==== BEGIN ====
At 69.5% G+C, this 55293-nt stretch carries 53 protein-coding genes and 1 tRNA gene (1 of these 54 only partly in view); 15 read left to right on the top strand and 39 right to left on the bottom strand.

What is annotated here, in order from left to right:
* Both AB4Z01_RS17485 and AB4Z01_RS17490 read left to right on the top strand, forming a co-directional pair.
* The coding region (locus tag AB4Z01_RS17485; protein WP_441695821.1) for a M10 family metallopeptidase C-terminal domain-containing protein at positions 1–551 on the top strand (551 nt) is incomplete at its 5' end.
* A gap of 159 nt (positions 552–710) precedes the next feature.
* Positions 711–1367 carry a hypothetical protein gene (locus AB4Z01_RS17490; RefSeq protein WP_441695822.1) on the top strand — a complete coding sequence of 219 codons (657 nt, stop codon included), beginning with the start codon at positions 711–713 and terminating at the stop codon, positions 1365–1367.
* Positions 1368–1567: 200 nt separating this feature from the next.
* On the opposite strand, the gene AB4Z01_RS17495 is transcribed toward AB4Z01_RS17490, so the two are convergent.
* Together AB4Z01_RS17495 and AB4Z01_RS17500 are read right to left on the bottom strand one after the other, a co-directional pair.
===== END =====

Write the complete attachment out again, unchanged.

At 69.5% G+C, this 55293-nt stretch carries 53 protein-coding genes and 1 tRNA gene (1 of these 54 only partly in view); 15 read left to right on the top strand and 39 right to left on the bottom strand.

What is annotated here, in order from left to right:
* Both AB4Z01_RS17485 and AB4Z01_RS17490 read left to right on the top strand, forming a co-directional pair.
* The coding region (locus tag AB4Z01_RS17485; protein WP_441695821.1) for a M10 family metallopeptidase C-terminal domain-containing protein at positions 1–551 on the top strand (551 nt) is incomplete at its 5' end.
* A gap of 159 nt (positions 552–710) precedes the next feature.
* Positions 711–1367 carry a hypothetical protein gene (locus AB4Z01_RS17490; RefSeq protein WP_441695822.1) on the top strand — a complete coding sequence of 219 codons (657 nt, stop codon included), beginning with the start codon at positions 711–713 and terminating at the stop codon, positions 1365–1367.
* Positions 1368–1567: 200 nt separating this feature from the next.
* On the opposite strand, the gene AB4Z01_RS17495 is transcribed toward AB4Z01_RS17490, so the two are convergent.
* Together AB4Z01_RS17495 and AB4Z01_RS17500 are read right to left on the bottom strand one after the other, a co-directional pair.